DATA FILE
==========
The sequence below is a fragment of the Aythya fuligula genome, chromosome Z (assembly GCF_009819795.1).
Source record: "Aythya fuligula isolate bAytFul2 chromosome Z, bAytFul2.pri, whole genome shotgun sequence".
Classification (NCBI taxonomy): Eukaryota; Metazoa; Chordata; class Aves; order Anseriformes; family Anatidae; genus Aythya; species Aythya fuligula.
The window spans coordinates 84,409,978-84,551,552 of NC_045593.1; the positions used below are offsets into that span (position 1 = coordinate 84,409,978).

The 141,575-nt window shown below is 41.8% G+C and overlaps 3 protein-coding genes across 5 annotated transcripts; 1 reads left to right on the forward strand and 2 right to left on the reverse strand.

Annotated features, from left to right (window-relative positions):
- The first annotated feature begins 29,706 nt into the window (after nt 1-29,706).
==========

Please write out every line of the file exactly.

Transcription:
The sequence below is a fragment of the Aythya fuligula genome, chromosome Z (assembly GCF_009819795.1).
Source record: "Aythya fuligula isolate bAytFul2 chromosome Z, bAytFul2.pri, whole genome shotgun sequence".
Classification (NCBI taxonomy): Eukaryota; Metazoa; Chordata; class Aves; order Anseriformes; family Anatidae; genus Aythya; species Aythya fuligula.
The window spans coordinates 84,409,978-84,551,552 of NC_045593.1; the positions used below are offsets into that span (position 1 = coordinate 84,409,978).

The 141,575-nt window shown below is 41.8% G+C and overlaps 3 protein-coding genes across 5 annotated transcripts; 1 reads left to right on the forward strand and 2 right to left on the reverse strand.

Annotated features, from left to right (window-relative positions):
- The first annotated feature begins 29,706 nt into the window (after nt 1-29,706).